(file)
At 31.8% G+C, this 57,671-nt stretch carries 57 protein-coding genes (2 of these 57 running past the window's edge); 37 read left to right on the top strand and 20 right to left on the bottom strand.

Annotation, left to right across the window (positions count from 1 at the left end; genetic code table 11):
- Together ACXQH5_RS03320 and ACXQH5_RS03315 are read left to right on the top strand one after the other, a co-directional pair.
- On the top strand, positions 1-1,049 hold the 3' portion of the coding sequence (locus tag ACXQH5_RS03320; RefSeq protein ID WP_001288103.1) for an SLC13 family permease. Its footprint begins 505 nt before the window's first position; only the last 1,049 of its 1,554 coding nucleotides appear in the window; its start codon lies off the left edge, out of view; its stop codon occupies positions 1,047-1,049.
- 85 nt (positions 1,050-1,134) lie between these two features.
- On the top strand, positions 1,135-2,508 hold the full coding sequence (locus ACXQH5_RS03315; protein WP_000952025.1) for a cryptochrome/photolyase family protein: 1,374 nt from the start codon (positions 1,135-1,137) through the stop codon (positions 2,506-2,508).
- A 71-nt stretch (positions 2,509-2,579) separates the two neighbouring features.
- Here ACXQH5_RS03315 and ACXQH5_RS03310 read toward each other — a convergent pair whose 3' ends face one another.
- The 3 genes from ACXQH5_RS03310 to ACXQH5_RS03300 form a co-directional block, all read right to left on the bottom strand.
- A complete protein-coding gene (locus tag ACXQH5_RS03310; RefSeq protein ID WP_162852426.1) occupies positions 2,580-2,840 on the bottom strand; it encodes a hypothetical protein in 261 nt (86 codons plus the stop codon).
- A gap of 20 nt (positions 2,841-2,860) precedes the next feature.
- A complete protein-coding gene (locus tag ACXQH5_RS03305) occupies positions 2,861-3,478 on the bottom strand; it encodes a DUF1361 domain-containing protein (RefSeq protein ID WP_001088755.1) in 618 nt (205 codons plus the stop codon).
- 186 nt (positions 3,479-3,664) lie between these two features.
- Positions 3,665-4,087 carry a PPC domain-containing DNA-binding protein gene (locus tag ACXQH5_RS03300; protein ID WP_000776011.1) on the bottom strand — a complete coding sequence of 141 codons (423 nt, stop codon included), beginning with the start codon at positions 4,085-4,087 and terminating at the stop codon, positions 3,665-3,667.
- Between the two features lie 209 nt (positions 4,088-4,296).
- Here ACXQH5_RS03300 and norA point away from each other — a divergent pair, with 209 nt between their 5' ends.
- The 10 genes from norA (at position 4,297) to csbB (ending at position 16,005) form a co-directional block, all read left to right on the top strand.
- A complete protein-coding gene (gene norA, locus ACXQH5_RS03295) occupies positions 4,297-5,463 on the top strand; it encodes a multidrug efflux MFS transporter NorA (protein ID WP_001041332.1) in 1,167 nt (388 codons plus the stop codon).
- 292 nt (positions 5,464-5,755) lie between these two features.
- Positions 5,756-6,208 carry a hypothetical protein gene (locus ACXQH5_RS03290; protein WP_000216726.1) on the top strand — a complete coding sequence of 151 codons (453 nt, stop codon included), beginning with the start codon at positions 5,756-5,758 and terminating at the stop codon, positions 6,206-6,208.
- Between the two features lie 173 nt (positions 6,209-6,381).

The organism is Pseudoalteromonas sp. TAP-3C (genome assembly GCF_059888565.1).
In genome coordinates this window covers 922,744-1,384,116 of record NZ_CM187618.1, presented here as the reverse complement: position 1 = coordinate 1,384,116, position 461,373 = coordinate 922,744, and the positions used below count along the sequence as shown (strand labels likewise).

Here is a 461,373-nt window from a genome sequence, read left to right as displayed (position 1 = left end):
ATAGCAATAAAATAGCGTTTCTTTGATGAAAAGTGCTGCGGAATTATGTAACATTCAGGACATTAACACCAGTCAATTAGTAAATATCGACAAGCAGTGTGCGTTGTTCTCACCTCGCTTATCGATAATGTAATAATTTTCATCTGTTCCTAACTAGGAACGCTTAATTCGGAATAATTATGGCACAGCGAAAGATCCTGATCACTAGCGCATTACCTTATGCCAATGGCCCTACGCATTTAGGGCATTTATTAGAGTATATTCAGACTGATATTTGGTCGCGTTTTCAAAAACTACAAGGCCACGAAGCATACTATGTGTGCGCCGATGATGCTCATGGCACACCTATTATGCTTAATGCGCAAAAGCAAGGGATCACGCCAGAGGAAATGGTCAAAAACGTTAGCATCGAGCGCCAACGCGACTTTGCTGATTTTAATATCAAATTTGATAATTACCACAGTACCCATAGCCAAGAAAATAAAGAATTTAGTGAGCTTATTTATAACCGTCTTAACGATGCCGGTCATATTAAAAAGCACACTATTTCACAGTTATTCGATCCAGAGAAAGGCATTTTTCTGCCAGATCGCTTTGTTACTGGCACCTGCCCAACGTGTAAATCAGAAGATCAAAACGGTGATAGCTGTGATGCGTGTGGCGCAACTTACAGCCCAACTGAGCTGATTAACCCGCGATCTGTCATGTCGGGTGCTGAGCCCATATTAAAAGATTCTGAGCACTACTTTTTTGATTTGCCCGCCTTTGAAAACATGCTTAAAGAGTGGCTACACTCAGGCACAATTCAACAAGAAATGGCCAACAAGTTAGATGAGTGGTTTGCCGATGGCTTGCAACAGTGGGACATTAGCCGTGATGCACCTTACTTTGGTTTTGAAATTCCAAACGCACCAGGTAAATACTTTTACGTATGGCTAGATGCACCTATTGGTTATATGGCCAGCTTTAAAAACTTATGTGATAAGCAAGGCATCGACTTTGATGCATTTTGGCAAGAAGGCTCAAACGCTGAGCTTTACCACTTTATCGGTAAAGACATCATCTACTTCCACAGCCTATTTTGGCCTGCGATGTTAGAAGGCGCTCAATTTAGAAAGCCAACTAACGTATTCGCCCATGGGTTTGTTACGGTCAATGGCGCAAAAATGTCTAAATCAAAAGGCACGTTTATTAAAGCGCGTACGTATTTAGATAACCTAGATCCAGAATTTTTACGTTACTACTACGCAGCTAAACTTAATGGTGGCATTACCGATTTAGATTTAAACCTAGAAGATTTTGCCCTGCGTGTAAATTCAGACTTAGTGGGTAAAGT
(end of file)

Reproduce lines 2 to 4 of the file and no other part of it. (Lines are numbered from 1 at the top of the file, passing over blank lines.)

Annotation, left to right across the window (positions count from 1 at the left end; genetic code table 11):
- Together ACXQH5_RS03320 and ACXQH5_RS03315 are read left to right on the top strand one after the other, a co-directional pair.
- On the top strand, positions 1-1,049 hold the 3' portion of the coding sequence (locus tag ACXQH5_RS03320; RefSeq protein ID WP_001288103.1) for an SLC13 family permease. Its footprint begins 505 nt before the window's first position; only the last 1,049 of its 1,554 coding nucleotides appear in the window; its start codon lies off the left edge, out of view; its stop codon occupies positions 1,047-1,049.